A company's share price typically has 2 impacts on its internal operations:
(1) If it needs additional funding to accomplish its goals [like expanding to new locations], then it could do that by (i) waiting for accumulation of net earnings to fund expansion; (ii) take on more debt; or (iii) offer additional equity [like more shares offered to the market].
When offering new equity, consider - offering an extra 20% of additional shares decreases the proportionate ownership of the old shareholders, but the extra money coming in makes the pie bigger. In theory, offering new stock should basically keep old shareholders at the same amount of value owned [omitting transaction costs and volatility of hype around new projects]. However, if the company's management believes that the stock market reflects a very high share price relative to what management believes it should be worth, then it might be able to 'cash in' on that by offering shares for this funding.
So if the GME price increase lasted long enough to be acted on by internal management, they could put out a share offering at, say, $100 / share, let's assume doubling the total shares outstanding. If the old share value of ~$20 / share was a more realistic evaluation of the company's future profits, then GME basically added value to old shareholders, who would be getting a pie that would be about 2.5x bigger [$20 / share vs $100 / share, for the new 'half' of the company's equity], and only losing 50%, increasing the value the old shareholders hold. So, this would be acting in the interest of current shareholders if it was possible*.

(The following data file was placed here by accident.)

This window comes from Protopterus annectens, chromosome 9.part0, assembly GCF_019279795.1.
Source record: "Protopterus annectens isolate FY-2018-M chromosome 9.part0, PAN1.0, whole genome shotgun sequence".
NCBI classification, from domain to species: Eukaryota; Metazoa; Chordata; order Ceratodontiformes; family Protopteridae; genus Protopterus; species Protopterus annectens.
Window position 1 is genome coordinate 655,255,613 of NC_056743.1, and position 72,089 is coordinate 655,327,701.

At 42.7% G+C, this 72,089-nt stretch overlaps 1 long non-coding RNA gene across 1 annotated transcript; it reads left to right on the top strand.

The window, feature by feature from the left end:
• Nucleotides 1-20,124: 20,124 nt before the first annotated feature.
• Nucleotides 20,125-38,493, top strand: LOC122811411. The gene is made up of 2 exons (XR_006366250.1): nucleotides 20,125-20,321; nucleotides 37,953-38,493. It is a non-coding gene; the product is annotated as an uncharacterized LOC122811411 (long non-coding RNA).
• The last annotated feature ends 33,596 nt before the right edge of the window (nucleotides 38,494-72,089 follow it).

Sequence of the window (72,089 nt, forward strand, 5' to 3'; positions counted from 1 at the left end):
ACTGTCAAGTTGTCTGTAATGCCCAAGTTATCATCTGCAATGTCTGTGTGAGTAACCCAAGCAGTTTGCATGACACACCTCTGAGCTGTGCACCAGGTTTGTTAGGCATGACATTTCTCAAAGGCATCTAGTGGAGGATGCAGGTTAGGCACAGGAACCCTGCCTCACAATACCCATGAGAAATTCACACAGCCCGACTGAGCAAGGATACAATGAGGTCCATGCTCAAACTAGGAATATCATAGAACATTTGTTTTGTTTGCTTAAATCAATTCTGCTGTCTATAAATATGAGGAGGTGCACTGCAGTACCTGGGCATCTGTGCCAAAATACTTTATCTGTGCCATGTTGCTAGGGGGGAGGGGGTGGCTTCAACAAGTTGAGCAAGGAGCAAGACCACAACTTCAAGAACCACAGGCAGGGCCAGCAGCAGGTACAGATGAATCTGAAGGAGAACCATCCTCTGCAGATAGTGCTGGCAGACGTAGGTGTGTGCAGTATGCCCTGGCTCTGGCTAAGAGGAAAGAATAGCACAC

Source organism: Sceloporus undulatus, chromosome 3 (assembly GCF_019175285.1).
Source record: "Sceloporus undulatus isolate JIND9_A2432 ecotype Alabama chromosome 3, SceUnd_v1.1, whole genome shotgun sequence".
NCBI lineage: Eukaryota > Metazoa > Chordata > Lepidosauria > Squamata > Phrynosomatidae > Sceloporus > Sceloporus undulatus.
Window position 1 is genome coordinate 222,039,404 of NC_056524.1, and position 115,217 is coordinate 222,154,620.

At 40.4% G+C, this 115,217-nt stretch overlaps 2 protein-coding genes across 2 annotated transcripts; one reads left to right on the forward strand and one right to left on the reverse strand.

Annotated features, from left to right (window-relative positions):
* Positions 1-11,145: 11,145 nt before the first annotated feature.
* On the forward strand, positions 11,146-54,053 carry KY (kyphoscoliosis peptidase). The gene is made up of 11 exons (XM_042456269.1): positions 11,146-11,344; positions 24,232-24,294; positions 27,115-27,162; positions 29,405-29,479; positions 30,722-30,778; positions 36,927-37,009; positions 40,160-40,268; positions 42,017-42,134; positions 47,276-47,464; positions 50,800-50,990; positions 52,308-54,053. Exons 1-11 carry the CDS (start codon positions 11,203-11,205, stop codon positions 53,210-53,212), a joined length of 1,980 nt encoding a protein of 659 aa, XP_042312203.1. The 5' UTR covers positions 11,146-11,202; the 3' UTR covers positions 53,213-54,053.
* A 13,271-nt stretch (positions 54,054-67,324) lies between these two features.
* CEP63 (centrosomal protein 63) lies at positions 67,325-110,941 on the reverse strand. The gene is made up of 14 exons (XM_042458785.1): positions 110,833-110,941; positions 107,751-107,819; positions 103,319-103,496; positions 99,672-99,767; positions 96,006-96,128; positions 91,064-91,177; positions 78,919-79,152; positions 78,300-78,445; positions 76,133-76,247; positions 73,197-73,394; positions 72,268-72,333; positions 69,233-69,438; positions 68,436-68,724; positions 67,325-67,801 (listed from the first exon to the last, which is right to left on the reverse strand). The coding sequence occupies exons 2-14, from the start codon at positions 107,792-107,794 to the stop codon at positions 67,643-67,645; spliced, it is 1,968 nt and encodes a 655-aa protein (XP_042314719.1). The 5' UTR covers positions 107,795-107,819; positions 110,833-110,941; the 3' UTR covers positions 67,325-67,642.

*Note that this isn't likely possible, as the bubble is likely to burst on GME's current run within maybe days or weeks, and it could take months to get everything prepared to do a share offering. Keep in mind also, that GME has lost money every quarter from its operations, over the last 2 years. So an influx of cash might not even help it survive.
(2) If a company has an employee stock option program or similar, then a rising share price might change the incentives of key individuals to stick around. Of course, if it seems like a big bubble and an employee is legally able to sell, this also might create a risk that such an employee would just 'cash out' and leave.
In short, share price movements can impact the internal workings of a company, but this high level of volatility that is likely to end quickly doesn't have a big predictable outcome.